Professionals / SMSF / SMSF Compliance / Trustee education

Outstanding SMSF returns? You better get them done quick!!

There has been plenty of debate in recent time within the media and SMSF industry regarding the proposed non-compliance of SMSFs that do not lodge their outstanding prior year (2009 and earlier) SMSF Annual Returns by 31 August.

Whilst many experts within the industry have been stating that this is not enforceable by the Commissioner, I believe that they do have scope to make certain SMSFs non-complying by virtue of non-lodgement of their annual returns.

It seems impractical that the ATO would take such an aggressive stance on fund’s who may have only the 2009 financial year outstanding, however for those trustees who have 2 or more years to lodge, it appears that the Commissioner has simply grown sick and tired of these irresponsible trustees.  It is these trustees who continue to give a bad name to a sector recently referred to by the Cooper Review Panel as “largely successful and well-functioning”.

So how can the ATO look to enforce non-compliance of these SMSFs?

If you look at Part 4 of the SIS Act (sections 35 & 36), these sections cover the requirements for superannuation fund accounts, audit and reporting obligations.  Sections 35A, 35B and 35C(2) all form part of the compliance audit to be undertaken by an independent auditor.  It is however section 35D that outlines the responsibility for SMSF trustees to lodge annual returns each year.

I have included an extract of Section 35D below and highlighted the key points regarding the ATO dealing with non-lodgement of these returns:

Lodgement

(1) Each trustee of a superannuation entity that was a self managed superannuation fund at any time during a year of income must, within the reporting period, or within such longer period as the Commissioner of Taxation allows, ensure that the Commissioner of Taxation is given a return under this section.

Period for lodgment

(2)  The reporting period is the period that begins at the end of the year of income and whose length is:

(a)  prescribed by the regulations for the purposes of this paragraph; or

(b)  if the length of the period is not prescribed—specified, by legislative instrument, by the Commissioner of Taxation.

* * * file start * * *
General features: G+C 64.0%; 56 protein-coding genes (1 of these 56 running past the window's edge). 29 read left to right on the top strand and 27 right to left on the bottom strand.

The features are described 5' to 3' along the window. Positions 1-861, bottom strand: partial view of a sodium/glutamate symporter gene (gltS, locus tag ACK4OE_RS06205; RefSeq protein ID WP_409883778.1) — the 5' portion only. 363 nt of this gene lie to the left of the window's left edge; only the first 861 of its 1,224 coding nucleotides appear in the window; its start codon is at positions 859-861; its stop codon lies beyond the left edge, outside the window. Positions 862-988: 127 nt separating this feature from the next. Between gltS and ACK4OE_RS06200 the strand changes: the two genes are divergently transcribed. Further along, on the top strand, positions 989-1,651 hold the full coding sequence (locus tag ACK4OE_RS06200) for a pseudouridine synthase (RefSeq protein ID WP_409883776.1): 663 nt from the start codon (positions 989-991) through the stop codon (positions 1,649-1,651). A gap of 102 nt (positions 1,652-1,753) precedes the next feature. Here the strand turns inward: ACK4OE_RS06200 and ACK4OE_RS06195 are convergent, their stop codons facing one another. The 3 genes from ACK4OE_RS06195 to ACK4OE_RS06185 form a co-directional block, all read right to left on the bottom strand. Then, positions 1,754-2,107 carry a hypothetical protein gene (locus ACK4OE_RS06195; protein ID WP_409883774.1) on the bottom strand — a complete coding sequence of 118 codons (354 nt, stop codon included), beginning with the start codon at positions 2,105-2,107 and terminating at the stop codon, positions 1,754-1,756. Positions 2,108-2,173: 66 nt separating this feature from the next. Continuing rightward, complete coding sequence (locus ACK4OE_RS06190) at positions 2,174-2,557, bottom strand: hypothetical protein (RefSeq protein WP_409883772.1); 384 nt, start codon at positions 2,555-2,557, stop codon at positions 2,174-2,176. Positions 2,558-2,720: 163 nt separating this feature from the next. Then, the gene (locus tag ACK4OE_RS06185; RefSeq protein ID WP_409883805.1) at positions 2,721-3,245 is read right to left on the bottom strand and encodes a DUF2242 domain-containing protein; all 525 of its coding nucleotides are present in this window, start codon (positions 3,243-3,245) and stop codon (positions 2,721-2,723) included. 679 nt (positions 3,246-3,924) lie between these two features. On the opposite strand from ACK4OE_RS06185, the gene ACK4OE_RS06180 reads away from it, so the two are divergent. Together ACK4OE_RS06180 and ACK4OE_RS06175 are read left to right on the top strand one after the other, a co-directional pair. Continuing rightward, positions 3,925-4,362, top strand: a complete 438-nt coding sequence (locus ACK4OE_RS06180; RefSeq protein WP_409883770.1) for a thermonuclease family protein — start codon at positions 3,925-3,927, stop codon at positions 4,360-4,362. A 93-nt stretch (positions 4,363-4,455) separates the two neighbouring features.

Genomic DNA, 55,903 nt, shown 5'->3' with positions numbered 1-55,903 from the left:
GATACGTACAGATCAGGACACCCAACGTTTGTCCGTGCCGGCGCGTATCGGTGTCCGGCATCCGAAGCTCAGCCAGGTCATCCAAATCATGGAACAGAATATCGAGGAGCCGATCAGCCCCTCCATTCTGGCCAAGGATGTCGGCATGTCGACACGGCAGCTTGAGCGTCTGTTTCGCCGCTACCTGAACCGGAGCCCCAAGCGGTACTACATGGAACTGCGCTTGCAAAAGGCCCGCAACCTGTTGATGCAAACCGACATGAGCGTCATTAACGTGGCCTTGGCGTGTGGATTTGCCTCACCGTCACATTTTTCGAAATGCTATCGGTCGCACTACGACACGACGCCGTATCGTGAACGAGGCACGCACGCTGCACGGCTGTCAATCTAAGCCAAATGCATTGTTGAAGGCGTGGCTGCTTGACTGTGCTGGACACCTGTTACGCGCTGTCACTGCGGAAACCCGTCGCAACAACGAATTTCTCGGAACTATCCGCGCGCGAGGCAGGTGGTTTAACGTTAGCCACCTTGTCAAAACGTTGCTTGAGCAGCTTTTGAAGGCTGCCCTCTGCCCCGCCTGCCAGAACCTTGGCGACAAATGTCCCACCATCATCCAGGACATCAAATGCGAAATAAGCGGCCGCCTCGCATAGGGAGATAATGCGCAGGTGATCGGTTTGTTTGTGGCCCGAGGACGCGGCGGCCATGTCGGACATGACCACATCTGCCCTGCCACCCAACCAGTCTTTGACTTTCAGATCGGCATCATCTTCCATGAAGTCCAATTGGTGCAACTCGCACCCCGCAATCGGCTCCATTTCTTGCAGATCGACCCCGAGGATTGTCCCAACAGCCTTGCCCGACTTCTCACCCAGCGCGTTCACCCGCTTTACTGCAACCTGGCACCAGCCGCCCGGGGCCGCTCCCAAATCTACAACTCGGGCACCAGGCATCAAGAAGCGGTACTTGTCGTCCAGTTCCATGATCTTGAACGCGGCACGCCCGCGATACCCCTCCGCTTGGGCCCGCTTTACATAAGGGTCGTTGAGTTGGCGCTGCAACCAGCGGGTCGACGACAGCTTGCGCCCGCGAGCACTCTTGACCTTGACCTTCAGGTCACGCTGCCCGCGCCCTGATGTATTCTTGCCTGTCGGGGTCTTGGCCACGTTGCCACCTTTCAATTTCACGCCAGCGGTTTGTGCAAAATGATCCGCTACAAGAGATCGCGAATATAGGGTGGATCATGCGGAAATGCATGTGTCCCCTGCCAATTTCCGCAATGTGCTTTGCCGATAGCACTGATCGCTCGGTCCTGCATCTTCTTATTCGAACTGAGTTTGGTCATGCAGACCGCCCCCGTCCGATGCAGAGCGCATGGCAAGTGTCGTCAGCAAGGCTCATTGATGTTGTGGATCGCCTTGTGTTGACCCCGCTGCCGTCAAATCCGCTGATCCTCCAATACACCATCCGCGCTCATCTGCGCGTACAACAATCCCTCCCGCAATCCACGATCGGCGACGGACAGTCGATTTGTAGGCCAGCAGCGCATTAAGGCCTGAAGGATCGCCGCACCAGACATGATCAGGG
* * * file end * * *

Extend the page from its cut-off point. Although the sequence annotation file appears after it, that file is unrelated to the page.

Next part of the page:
Form of return

(3)  The return must:

(a)  be in the approved form; and

(b)  contain the information required by the form in relation to the fund in respect of that year of income or in relation to another year of income, or both.

So, what does all this mean?

As we know the 2008 financial year introduced the consolidation of the income tax return, regulatory return and supervisory levy into one return known as the SMSF Annual Return.  When section 35D talks about the lodgement of a “return”, it is referring to the Regulatory Return.

By virtue that the income tax return not being lodged means that the regulatory return has also not been lodged, which is a clear compliance breach of section 35D of the SIS Act.

Therefore, the Commissioner appears to be clearly conveying to trustees to get your funds up-to-date to meet its reporting obligations.  It does appear that they are moving from educator to enforcer on this matter.

3 thoughts on “Outstanding SMSF returns? You better get them done quick!!

  1. Hey Aaron
    It does seem like a ‘big stick’ approach by the ATO. Most of the time when trustees (or their advisers) lodge SMSF annual returns late there is a reason.

    However – I agree – if some trustees are intentionally not lodging returns, the ATO does need to crack down.

    Also – if trustees have good record keeping and good systems in place getting their SMSF annual returns lodged shouldn’t be a chore.

    Do you think it could simply be scaremongering by the ATO – similar to when each year they say they are going to target owners of rental properties?

    Kris

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